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The Handbook of Conversation Analysis by Tanya Stivers, Jack Sidnell

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9

 Turn Allocation and Turn Sharing

MAKOTO HAYASHI

University of Illinois, Urbana-Champaign

Introduction

One of the most basic features of conversation is that it involves participants taking turns at speaking. Turns-at-talk embody opportunities to participate in social life, and as such, are valued and sought after. According to Sacks, Schegloff and Jefferson (1974: 696), “the presence of ‘turns’ suggests an economy, with turns … being valued—and with means for allocating them, which affect their relative distribution, as in economies.” In this chapter, I discuss a number of practices employed by the participants that provide for the orderly distribution/allocation of opportunities to produce a turn in conversation. The discussion will be organized in terms of the following guiding questions:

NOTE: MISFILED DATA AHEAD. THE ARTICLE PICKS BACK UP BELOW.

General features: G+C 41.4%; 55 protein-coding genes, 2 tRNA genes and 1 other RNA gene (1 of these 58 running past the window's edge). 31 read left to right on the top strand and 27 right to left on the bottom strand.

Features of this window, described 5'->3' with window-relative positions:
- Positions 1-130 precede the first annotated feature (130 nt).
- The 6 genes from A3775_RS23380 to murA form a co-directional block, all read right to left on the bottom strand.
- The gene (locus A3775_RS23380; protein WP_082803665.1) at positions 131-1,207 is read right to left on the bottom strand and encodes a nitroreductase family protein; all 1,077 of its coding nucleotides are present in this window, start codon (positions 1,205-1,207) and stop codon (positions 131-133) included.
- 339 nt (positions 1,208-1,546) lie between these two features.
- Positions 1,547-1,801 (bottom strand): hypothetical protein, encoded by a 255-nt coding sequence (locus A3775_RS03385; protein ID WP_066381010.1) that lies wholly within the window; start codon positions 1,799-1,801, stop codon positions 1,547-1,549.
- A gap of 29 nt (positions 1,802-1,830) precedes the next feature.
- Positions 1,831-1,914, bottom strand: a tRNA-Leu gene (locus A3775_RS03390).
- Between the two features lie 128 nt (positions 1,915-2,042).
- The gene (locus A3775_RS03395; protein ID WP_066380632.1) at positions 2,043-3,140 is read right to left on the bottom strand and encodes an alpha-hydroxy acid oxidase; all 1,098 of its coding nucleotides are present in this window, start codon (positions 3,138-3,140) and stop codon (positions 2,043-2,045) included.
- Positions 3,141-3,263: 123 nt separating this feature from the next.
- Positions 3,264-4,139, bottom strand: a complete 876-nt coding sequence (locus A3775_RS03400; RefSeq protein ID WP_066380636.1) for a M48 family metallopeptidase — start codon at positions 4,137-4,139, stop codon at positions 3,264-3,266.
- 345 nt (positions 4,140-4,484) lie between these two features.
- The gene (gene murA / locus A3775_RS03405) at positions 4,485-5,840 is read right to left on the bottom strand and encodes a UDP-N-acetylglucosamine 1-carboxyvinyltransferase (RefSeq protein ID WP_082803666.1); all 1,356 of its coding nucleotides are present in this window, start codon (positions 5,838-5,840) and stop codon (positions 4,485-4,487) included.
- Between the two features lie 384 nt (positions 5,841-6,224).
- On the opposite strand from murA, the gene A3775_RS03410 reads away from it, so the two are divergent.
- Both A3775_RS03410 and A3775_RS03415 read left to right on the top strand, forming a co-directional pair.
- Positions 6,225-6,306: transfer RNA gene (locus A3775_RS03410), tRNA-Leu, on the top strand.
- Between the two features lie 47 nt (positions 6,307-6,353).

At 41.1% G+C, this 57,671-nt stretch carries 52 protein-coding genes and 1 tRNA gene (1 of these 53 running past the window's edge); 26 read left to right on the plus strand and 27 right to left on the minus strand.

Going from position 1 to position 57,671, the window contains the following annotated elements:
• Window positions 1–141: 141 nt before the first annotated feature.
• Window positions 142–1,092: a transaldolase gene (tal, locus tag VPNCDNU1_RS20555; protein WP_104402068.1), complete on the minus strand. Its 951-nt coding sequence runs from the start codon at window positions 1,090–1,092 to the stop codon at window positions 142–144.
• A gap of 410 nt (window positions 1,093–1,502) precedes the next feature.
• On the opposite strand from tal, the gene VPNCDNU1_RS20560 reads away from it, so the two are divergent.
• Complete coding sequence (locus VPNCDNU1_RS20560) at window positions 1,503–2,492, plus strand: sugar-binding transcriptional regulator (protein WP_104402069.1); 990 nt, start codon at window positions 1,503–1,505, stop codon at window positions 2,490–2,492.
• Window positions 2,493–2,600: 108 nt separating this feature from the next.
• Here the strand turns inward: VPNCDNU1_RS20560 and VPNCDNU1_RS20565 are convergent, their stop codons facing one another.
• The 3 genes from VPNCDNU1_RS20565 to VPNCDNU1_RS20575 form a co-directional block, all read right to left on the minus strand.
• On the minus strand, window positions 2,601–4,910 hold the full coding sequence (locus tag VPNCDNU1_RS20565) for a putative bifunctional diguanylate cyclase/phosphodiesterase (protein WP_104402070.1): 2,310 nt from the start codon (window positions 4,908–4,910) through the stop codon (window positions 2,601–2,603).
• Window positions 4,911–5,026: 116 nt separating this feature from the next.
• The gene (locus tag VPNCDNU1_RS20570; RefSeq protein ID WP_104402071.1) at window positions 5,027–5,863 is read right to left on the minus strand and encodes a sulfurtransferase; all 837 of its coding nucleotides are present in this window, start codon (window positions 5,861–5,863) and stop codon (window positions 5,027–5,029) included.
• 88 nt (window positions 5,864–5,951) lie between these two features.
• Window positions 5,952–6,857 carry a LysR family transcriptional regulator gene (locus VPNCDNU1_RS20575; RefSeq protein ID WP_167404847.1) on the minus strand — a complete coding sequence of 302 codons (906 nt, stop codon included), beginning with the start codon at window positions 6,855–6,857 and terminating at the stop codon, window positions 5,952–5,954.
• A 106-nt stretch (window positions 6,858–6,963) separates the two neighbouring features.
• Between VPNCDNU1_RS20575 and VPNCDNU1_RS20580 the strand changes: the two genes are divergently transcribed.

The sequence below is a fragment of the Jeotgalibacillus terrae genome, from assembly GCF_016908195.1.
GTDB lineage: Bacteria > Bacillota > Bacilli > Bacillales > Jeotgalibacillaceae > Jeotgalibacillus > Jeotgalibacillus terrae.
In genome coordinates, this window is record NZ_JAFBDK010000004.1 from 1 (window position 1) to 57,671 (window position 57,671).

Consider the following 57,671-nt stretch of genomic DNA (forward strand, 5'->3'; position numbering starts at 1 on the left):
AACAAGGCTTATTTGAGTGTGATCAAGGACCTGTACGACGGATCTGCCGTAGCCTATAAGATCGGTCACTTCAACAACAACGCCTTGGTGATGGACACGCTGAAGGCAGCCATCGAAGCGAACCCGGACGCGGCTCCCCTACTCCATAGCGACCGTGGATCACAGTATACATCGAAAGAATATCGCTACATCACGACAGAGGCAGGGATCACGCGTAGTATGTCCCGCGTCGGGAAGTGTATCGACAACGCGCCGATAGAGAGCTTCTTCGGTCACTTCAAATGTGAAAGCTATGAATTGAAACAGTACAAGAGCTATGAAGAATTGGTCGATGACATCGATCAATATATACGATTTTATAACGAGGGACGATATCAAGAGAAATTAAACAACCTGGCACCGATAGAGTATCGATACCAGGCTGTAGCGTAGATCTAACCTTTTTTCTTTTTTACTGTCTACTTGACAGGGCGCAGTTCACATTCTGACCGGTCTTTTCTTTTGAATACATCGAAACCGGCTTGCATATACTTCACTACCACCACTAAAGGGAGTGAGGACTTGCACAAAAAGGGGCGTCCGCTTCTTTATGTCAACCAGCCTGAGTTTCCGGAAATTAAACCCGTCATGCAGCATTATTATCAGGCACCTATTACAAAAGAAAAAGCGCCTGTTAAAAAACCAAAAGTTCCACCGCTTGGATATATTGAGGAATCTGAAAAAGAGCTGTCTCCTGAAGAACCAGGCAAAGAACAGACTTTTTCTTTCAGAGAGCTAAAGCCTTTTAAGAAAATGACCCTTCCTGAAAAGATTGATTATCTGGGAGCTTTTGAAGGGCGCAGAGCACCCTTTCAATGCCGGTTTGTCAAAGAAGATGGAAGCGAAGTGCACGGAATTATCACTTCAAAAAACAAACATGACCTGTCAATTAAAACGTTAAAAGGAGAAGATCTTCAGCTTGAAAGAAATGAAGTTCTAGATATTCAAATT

• How does a speaker come to have a turn-at-talk? How does one get selected as next speaker, and how does one select oneself as next speaker?
  • When and how do speakers come to talk in overlap? What are common environments where more than one speaker speaks simultaneously, and how do they deal with that situation?
  • How do participants come to share a turn? When does ‘access’ to another speaker’s turn become available, and what do participants do with that access?

It is important to stress at the outset that the practices of turn allocation and turn sharing described in this chapter are normatively organized. That is, they are methodical procedures that exhibit participants’ normative orientations ...

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